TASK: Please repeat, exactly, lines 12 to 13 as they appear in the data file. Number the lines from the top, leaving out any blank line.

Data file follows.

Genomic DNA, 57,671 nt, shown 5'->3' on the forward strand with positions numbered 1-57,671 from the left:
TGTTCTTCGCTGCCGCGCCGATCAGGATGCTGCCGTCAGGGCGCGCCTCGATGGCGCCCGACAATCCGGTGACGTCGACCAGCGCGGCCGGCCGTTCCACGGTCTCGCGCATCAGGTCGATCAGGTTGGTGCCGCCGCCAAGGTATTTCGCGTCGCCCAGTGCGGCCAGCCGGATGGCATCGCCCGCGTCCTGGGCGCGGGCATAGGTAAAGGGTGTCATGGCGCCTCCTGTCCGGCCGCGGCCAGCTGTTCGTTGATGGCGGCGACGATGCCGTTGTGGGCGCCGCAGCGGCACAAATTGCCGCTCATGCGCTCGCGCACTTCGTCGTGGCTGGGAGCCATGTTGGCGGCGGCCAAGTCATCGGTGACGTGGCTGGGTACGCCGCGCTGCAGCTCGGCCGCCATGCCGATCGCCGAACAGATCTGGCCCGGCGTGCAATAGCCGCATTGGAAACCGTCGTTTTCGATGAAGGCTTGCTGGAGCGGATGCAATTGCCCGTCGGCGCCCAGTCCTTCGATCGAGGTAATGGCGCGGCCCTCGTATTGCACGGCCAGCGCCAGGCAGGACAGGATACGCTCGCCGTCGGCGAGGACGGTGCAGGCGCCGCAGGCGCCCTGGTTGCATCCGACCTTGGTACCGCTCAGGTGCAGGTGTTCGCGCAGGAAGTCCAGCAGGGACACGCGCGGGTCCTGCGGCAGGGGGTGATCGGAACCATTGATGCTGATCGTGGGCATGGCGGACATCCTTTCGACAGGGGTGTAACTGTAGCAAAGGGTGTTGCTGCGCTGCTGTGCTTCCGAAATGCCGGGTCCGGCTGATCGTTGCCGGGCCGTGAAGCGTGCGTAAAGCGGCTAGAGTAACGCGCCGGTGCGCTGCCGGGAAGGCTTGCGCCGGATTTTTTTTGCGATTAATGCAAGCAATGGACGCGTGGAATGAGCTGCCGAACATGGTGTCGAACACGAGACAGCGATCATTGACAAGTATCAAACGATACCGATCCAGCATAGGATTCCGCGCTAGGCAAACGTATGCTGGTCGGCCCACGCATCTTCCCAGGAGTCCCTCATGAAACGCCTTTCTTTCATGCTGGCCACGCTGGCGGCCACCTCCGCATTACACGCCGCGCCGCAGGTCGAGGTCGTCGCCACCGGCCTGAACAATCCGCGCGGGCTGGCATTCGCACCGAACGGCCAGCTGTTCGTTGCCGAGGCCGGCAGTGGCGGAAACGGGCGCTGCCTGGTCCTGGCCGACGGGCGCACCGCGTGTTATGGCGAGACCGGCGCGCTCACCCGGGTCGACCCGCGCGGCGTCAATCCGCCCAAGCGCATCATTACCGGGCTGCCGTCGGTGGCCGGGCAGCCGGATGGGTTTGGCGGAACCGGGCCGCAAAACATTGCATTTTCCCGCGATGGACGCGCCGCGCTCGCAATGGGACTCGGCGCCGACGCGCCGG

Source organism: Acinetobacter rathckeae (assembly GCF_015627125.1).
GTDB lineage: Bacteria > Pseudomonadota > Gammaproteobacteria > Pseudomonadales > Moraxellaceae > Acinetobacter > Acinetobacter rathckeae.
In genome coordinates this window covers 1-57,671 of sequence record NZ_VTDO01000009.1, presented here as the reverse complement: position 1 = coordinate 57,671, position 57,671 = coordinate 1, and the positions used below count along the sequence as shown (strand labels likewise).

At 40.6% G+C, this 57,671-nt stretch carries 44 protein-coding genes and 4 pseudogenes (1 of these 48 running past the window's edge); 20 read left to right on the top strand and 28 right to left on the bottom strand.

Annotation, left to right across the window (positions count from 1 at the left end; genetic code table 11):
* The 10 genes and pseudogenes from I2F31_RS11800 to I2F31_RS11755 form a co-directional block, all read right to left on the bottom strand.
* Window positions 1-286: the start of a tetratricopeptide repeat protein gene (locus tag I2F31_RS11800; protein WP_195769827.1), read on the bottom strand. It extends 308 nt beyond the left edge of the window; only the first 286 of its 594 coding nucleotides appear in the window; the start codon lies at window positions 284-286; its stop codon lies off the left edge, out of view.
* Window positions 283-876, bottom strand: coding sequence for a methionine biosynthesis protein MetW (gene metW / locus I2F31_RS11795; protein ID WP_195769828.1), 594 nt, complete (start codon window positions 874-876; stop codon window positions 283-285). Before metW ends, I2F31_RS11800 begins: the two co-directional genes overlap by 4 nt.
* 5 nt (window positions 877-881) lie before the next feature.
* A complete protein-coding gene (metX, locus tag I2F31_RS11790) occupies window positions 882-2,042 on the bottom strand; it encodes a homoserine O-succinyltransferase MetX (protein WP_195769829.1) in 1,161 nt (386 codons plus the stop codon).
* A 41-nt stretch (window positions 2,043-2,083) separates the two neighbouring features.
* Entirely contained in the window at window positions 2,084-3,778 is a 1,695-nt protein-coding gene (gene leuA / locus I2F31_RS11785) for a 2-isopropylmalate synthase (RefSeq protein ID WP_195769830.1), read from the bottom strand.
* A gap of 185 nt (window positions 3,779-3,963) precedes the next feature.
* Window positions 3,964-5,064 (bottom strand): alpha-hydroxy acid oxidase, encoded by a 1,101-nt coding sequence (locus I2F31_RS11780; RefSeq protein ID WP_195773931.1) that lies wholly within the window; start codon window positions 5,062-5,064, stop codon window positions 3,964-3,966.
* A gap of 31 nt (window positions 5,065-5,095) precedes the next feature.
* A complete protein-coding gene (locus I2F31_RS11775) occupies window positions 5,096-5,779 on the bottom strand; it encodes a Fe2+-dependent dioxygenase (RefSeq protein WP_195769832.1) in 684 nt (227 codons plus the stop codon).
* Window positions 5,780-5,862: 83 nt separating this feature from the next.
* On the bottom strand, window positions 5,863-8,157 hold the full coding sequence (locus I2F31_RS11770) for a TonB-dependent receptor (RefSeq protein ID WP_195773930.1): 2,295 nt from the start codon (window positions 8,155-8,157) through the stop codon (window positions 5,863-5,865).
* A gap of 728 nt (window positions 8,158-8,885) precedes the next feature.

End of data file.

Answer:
* A complete protein-coding gene (metX, locus tag I2F31_RS11790) occupies window positions 882-2,042 on the bottom strand; it encodes a homoserine O-succinyltransferase MetX (protein WP_195769829.1) in 1,161 nt (386 codons plus the stop codon).
* A 41-nt stretch (window positions 2,043-2,083) separates the two neighbouring features.